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‘We Are a Casita Family.’ In the Bronx, an Education Center Provides a 2nd Home

Posted on January 22, 2019 by Alice Kenny  |  Share

Read the Powerful Story about This Catholic Charities Affiliate Here and in the New York Times

Noah, 6, knelt on a chair, hunching over a sheet of pale blue construction paper. Brown crayon in hand, he frowned in concentration as he drew stick figures and wobbly shapes, writes New York Times reporter Sheli Paige Frank in this Neediest Cases Campaign story published in the Sunday, January 27, 2017 New York Times.

His sister, Skyler, 3, bumped into elbows and chattered as she ran around the Casita Maria Center for Arts and Education in the South Bronx. When she climbed up beside Noah, he scooted over to make room, never looking up from his picture.

“Noah’s lovable. Always smiling, always dancing, always hugging,” their mother, Rosemary Cruz, 36, said on a recent afternoon at the center. “He loves to give big hugs. Right, Noah?”

Noah dropped his crayon, scrambled off his chair, and in two leaps landed in his mother’s lap. They wrapped their arms around each other tightly, and Noah beamed, revealing a prominent underbite, a physical sign of his disabilities.

For Ms. Cruz and her children (she has four), the Casita Maria Center, an 85-year-old charitable organization for the local Latino community, is like a second home. In fact, it has been a part of Ms. Cruz’s life since she was a teenager.

Most afterschool programs focus on homework help, games and babysitting. Founded 85 years ago as the first charitable organization to serve the Hispanic Community in New York City, Casita Maria, an affiliate of Catholic Charities NY, instead focuses on providing children with high-end arts experiences in nearly all forms, from dance to music to poetry and food.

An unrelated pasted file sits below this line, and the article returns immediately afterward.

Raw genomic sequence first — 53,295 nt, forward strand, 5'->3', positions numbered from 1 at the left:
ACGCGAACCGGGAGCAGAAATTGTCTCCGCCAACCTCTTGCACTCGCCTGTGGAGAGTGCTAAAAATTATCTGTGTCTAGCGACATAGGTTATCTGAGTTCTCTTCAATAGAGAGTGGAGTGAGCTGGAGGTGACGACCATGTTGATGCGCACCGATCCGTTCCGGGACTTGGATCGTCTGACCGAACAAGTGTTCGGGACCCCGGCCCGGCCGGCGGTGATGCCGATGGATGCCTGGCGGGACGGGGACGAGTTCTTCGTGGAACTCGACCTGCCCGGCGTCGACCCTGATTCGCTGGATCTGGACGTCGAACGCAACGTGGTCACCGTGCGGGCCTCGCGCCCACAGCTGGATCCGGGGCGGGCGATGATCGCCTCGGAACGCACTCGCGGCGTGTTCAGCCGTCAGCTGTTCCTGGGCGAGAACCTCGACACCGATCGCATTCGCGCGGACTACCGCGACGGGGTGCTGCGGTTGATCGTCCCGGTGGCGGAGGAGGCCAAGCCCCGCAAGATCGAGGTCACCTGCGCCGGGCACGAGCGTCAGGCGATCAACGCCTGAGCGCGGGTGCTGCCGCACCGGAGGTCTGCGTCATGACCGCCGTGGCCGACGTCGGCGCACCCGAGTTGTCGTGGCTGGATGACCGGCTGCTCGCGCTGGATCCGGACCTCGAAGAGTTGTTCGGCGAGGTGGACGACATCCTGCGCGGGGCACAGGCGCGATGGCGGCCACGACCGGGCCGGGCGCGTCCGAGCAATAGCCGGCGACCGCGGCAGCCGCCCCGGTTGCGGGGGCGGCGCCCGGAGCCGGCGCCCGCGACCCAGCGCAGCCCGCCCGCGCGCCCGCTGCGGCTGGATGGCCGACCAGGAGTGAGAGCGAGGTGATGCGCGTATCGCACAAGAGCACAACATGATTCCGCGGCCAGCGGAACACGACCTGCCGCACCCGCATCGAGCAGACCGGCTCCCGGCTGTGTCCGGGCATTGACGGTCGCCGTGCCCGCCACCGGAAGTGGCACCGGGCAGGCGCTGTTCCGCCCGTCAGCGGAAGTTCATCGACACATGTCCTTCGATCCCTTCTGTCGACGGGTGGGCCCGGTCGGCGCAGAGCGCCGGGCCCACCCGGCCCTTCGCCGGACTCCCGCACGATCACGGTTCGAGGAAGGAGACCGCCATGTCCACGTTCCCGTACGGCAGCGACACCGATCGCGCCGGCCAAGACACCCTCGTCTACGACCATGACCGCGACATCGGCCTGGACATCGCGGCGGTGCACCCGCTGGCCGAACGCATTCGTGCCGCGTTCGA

This arts education enables children and families like the Cruz family to not just survive the streets but thrive.  As with most people exposed intimately to the arts, the experience allows students to feel confident and converse fluently with those from more privileged backgrounds.  More important, it inspires them to creatively expand their horizons

As Noah grew, Ms. Cruz noticed some unusual symptoms when he tried to speak…

She took him to see several doctors; by his third birthday, he had regular speech and occupational therapy appointments, while she continued to try to find specialists who could help…

From Noah’s teachers, she learns what exercises, sounds and words he is struggling with, then works with him on those lessons at home.

Money is tight but thanks to Casita Maria’s affiliation with Catholic Charities NY, the agency was able to use Neediest Cases funds to buy educational toys for Noah and Skyler, and winter coats, gloves and boots for their older brother and sister.

 “If we work together I know that eventually he’ll go above and beyond,” Ms. Cruz said. “We are a Casita family,” Ms. Cruz said. “I want my children to finish college and get a career. If that’s not what they want to do, then I want them to do something that they love.”

Read the full story of this “Casita Maria family” in The New York Times